updated: 
Monday, June 22, 2020 - 2:24pm
Ernesto Livorni / University of Wisconsin - Madison
deadline for submissions: 
Wednesday, September 30, 2020

Several Romantic artists and, in particular, writers focused on historical events that brought the Americas on the forefront of the European imagination. Certainly, many Italian writers looked at what then still was the New World with a prismatic approach, either because they were writing on historical events that occurred in North America (especially the formation of the United States) or because they were looking at the independence wars fought in South America; either because the Americas offered shelter to the exiles, or because they provided new ground for thinking about the relationship between nature and culture.

Call For Submissions - "A Quit Lit Reader"

updated: 
Monday, June 22, 2020 - 2:24pm
Graduate School Press of Syracuse University
deadline for submissions: 
Friday, July 17, 2020

CALL FOR SUBMISSIONS

Abstracts due July 15, 2020

 

The Graduate School Press of Syracuse University invites submissions for a contributed volume titled A Quit Lit Reader, to be published by the Graduate School Press and distributed by Syracuse University Press. The editors welcome contributions from graduate students, faculty, and administrators working within academia, while especially seeking reflections of those pursuing careers mostly or wholly outside it.

 

Call for Special Issues

updated: 
Monday, June 22, 2020 - 2:21pm
PLL: Papers on Language and Literature
deadline for submissions: 
Friday, December 31, 2021

Special-Issue Proposal Guidelines

Papers on Language and Literature is seeking proposals for special issues on subjects including but not limited to

Digital Humanities

Film

Literary Translation

Print Culture

PLL is a generalist publication that is committed to publishing work on a variety of literatures, languages, and chronological periods. We accept proposals year-round. We are a quarterly and expect to publish a special issue once a year, every year. The specific volume and issue will be determined later, depending on the editors’ schedule.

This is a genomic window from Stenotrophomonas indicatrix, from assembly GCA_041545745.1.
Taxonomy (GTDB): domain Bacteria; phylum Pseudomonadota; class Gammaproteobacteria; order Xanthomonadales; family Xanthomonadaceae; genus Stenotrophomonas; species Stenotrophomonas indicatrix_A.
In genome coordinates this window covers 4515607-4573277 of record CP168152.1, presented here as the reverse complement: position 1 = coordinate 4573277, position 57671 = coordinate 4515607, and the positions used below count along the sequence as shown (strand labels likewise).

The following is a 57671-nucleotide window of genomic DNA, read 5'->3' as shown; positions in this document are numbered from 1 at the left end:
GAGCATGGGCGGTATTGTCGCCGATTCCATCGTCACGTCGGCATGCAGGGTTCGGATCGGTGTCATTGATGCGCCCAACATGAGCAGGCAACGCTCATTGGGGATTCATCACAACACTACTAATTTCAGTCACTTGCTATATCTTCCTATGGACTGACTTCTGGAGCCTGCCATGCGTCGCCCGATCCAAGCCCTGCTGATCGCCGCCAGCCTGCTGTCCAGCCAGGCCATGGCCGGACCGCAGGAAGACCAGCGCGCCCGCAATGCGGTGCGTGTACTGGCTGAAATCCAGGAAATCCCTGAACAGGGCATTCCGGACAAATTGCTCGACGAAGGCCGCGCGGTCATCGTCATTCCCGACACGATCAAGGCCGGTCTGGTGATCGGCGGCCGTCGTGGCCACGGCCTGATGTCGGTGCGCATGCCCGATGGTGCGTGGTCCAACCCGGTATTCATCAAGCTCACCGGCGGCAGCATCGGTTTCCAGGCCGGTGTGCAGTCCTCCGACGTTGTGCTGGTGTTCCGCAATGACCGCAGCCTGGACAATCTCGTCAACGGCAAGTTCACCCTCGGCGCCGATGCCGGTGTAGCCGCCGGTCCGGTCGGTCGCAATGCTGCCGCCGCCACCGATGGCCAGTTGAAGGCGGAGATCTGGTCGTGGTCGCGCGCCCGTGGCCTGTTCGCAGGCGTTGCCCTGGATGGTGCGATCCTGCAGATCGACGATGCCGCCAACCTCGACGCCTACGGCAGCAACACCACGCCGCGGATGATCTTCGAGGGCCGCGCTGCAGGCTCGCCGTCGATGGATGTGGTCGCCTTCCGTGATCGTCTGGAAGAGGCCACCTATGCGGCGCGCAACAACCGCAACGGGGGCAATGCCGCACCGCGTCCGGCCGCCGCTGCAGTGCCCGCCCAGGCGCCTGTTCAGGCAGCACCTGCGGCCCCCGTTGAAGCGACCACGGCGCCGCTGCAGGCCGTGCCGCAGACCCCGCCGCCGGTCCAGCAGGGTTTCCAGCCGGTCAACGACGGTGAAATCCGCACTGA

Writing the Heavens. Celestial Observation in Literature, 800--1800 (May 20-22, 2021, Bamberg, Germany)

updated: 
Monday, June 22, 2020 - 3:54am
Aura Heydenreich, Florian Klaeger, Klaus Mecke, Dirk Vanderbeke, Jörn Wilms - ELINAS (Center for Literature and Natural Science)
deadline for submissions: 
Friday, July 31, 2020

In the Middle Ages and early modernity, celestial observation was frequently a subject for verbal rather than numerical and geometrical recording. Astronomical genres, in the hands of natural philosophers, poets, chroniclers, travellers, geographers, educators and others mediated knowledge of the heavens in textual form. Before the modern academic institutionalization of astronomy, such celestial knowledge extended from the cosmological to the meteorological, with applications and implications that touched upon a wide range of discourses, be they theological, legal, political, medical or agricultural.

Trans Media Pedagogy

updated: 
Sunday, June 21, 2020 - 11:26am
Dr. Dan Vena/ Carleton University, Queen's University
deadline for submissions: 
Friday, July 31, 2020

CALL FOR PROPOSALS

“Trans Media Pedagogy” 

Journal of Cinema and Media Studies Teaching Dossier section

Edited by Dr. Dan Vena (Carleton University/ Queen’s University) and Dr. Nael Bhanji (Trent University) 

 

Label Me Latina/o CALL FOR SCHOLARLY ESSAYS

updated: 
Friday, June 19, 2020 - 4:32pm
Label Me Latina/o
deadline for submissions: 
Sunday, November 15, 2020

Label Me Latina/o is an online, refereed international e-journal that focuses on Latino Literary Production in the twentieth and twenty-first centuries. The journal invites scholarly essays focusing on these writers for its biannual publication.